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Just Business: Canyon Crest Towne Centre and Cellar Door Books

The facts, timeline, and important questions for Riversiders to consider.

Balancing a property owners’ right to make decisions about which tenants to rent to against the community’s needs is what is at stake in the current controversy over the lease cancellation that is forcing Cellar Door Books to pull up stakes precipitously. Whose priorities should take precedence? And how should these types of decisions be made? Not lightly, I should think. 

Without delving into speculation, here are the facts and a timeline:

Tuesday January 17: Linda Sherman-Nurick, owner of Cellar Door Books, received an email notifying her of the cancellation of the lease and giving her six weeks to vacate the premises. No explanation, no warning.

Wednesday, January 18: The public began to get wind of this and a public campaign to raise awareness grew to a fervor.

Thursday, January 19: David Allen of the Southern California News Group reached out to Sherman-Nurick and wrote a piece for his Sunday column. Allen contacted the Centre seeking answers—and in the process learned they intended to give the bookstore an extra month to move.

Friday, January 20: The column published online, and at the same time a press release from the Centre’s management was made public. In this press release, the decision to terminate Cellar Door’s lease is linked to the deaths of two of the Centre’s owners, most recently in spring of 2022. New management came on board as of January 1, 2023, decisions were made, and here we are.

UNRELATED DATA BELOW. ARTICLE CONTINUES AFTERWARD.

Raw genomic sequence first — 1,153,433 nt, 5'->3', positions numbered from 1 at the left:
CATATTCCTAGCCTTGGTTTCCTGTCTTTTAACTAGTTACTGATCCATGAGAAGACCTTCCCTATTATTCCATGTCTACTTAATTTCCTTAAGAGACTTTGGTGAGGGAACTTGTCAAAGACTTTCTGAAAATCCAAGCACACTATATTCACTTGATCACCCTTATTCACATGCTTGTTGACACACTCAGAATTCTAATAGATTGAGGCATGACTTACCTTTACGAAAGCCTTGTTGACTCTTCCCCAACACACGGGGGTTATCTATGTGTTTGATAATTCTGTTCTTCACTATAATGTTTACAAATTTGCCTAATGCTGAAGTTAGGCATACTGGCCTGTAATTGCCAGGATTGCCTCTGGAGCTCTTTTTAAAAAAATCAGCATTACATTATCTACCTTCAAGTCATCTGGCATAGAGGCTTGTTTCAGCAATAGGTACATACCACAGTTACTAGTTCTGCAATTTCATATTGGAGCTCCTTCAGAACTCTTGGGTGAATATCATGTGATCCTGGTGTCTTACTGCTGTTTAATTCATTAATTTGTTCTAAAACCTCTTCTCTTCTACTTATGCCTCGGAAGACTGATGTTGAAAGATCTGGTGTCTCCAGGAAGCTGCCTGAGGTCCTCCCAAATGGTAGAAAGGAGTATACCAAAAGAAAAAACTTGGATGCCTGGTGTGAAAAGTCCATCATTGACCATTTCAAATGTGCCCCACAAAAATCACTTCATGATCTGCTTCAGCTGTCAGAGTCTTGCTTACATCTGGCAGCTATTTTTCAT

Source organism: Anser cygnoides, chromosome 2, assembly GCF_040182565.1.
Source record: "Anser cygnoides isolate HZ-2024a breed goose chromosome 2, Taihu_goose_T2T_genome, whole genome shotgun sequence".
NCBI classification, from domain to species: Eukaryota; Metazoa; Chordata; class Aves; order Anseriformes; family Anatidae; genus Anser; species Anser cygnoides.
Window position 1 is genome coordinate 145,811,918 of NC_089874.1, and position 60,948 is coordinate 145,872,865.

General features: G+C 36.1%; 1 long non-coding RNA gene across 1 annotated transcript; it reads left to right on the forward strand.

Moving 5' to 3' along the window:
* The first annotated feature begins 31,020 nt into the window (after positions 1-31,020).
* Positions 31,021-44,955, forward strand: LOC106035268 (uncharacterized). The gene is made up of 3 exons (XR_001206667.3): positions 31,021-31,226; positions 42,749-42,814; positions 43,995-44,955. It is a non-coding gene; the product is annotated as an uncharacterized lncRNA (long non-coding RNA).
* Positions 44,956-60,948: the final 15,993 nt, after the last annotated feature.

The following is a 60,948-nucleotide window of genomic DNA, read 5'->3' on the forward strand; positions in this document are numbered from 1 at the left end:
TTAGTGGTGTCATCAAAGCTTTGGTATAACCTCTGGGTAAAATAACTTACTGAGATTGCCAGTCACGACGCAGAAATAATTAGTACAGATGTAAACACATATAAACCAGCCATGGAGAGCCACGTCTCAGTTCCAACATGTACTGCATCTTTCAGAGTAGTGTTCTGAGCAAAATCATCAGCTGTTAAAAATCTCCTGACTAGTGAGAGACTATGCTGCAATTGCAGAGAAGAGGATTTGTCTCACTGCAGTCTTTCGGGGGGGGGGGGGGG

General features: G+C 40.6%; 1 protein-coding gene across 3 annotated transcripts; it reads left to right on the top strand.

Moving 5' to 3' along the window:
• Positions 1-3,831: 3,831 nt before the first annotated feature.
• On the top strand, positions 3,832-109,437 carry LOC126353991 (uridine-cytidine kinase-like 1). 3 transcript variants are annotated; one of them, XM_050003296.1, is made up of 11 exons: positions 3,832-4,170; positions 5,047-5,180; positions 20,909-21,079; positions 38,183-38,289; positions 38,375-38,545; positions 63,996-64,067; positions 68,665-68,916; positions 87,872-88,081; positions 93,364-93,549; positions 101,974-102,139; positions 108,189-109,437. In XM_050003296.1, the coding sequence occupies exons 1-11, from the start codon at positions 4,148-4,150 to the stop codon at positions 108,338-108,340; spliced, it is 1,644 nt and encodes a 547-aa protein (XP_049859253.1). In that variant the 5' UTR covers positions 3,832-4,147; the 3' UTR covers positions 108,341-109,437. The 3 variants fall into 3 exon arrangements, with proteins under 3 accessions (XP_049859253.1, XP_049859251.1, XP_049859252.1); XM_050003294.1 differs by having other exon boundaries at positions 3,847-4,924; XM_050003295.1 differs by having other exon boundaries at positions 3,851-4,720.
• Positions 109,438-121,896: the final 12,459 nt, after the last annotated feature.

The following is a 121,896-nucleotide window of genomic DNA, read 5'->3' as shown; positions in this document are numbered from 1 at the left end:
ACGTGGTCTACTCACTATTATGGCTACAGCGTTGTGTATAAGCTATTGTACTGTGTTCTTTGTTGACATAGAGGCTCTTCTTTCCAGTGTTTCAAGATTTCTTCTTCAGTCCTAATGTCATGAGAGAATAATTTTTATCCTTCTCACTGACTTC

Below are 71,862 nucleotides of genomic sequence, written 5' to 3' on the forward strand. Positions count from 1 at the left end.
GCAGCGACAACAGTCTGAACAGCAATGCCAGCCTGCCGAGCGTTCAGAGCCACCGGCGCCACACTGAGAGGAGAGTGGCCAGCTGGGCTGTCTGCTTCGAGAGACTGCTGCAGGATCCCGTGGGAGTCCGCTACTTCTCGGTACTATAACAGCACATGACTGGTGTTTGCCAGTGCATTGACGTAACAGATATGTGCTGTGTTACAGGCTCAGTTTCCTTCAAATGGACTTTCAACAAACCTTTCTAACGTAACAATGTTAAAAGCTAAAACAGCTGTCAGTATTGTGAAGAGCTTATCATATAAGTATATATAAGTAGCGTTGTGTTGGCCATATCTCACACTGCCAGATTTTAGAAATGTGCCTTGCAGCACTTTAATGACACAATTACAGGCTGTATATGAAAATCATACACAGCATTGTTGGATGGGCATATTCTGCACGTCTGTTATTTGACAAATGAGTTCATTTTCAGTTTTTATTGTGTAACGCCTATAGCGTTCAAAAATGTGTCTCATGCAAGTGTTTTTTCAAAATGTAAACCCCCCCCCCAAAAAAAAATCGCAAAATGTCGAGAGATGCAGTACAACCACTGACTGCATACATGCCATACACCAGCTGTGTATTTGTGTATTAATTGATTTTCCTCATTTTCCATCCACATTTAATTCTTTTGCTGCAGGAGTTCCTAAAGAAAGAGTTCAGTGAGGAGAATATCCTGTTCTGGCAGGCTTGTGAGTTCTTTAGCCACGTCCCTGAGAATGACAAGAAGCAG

The only reason stated in the press release for the termination of Cellar Door’s lease, which they admit in writing was in good standing, is this:

“Their premises will be repurposed for another use as part of a larger strategic initiative.”

The press release concludes: “Unfortunately, there is no easy way to make certain changes.”

To this we say: There are better ways. Having a face-to-face conversation with the tenant, explaining the situation, asking for input. Opening a dialogue. All of those would have gone a long way toward engendering good will and allowing for a reasonable move out date. Instead, they acted unilaterally.

For all the facts, we are still left with questions: Why be so secretive about this “initiative”? Do they not want to say it out loud? Or do they not really know, at least not yet?